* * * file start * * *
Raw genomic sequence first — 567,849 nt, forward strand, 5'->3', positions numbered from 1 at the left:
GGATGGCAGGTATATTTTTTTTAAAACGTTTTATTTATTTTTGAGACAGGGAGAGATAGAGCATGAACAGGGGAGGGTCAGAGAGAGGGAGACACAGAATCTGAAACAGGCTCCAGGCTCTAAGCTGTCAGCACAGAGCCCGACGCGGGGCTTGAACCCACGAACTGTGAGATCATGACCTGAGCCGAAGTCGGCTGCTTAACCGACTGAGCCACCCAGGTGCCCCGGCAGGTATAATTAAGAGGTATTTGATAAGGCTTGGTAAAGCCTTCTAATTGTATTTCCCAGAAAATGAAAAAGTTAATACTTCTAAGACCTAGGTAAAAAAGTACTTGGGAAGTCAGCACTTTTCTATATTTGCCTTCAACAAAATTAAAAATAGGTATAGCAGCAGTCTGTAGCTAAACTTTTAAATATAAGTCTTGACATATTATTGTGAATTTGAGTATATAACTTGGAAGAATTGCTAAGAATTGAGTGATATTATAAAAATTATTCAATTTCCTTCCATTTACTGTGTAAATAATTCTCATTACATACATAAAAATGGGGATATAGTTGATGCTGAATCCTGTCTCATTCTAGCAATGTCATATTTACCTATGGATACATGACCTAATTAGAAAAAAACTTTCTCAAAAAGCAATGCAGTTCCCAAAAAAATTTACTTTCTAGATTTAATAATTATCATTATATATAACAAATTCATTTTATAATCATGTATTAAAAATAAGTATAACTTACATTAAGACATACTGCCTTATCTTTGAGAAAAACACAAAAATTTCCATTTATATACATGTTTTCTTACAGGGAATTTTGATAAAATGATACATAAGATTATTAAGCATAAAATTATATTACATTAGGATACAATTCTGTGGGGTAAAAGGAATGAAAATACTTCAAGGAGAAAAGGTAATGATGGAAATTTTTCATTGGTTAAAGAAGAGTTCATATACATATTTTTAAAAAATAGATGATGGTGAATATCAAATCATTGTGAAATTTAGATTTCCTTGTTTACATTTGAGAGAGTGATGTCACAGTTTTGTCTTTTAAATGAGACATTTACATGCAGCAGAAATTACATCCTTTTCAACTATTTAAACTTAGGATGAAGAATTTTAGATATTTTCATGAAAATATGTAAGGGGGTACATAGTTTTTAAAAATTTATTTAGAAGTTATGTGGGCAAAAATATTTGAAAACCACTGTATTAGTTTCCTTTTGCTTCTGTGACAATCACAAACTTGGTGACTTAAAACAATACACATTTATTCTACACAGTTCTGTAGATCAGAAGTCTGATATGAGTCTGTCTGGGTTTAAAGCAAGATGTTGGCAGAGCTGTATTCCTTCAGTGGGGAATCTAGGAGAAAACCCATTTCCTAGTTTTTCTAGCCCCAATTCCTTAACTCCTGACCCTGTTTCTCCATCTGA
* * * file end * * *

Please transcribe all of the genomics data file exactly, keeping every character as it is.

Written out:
Raw genomic sequence first — 567,849 nt, forward strand, 5'->3', positions numbered from 1 at the left:
GGATGGCAGGTATATTTTTTTTAAAACGTTTTATTTATTTTTGAGACAGGGAGAGATAGAGCATGAACAGGGGAGGGTCAGAGAGAGGGAGACACAGAATCTGAAACAGGCTCCAGGCTCTAAGCTGTCAGCACAGAGCCCGACGCGGGGCTTGAACCCACGAACTGTGAGATCATGACCTGAGCCGAAGTCGGCTGCTTAACCGACTGAGCCACCCAGGTGCCCCGGCAGGTATAATTAAGAGGTATTTGATAAGGCTTGGTAAAGCCTTCTAATTGTATTTCCCAGAAAATGAAAAAGTTAATACTTCTAAGACCTAGGTAAAAAAGTACTTGGGAAGTCAGCACTTTTCTATATTTGCCTTCAACAAAATTAAAAATAGGTATAGCAGCAGTCTGTAGCTAAACTTTTAAATATAAGTCTTGACATATTATTGTGAATTTGAGTATATAACTTGGAAGAATTGCTAAGAATTGAGTGATATTATAAAAATTATTCAATTTCCTTCCATTTACTGTGTAAATAATTCTCATTACATACATAAAAATGGGGATATAGTTGATGCTGAATCCTGTCTCATTCTAGCAATGTCATATTTACCTATGGATACATGACCTAATTAGAAAAAAACTTTCTCAAAAAGCAATGCAGTTCCCAAAAAAATTTACTTTCTAGATTTAATAATTATCATTATATATAACAAATTCATTTTATAATCATGTATTAAAAATAAGTATAACTTACATTAAGACATACTGCCTTATCTTTGAGAAAAACACAAAAATTTCCATTTATATACATGTTTTCTTACAGGGAATTTTGATAAAATGATACATAAGATTATTAAGCATAAAATTATATTACATTAGGATACAATTCTGTGGGGTAAAAGGAATGAAAATACTTCAAGGAGAAAAGGTAATGATGGAAATTTTTCATTGGTTAAAGAAGAGTTCATATACATATTTTTAAAAAATAGATGATGGTGAATATCAAATCATTGTGAAATTTAGATTTCCTTGTTTACATTTGAGAGAGTGATGTCACAGTTTTGTCTTTTAAATGAGACATTTACATGCAGCAGAAATTACATCCTTTTCAACTATTTAAACTTAGGATGAAGAATTTTAGATATTTTCATGAAAATATGTAAGGGGGTACATAGTTTTTAAAAATTTATTTAGAAGTTATGTGGGCAAAAATATTTGAAAACCACTGTATTAGTTTCCTTTTGCTTCTGTGACAATCACAAACTTGGTGACTTAAAACAATACACATTTATTCTACACAGTTCTGTAGATCAGAAGTCTGATATGAGTCTGTCTGGGTTTAAAGCAAGATGTTGGCAGAGCTGTATTCCTTCAGTGGGGAATCTAGGAGAAAACCCATTTCCTAGTTTTTCTAGCCCCAATTCCTTAACTCCTGACCCTGTTTCTCCATCTGA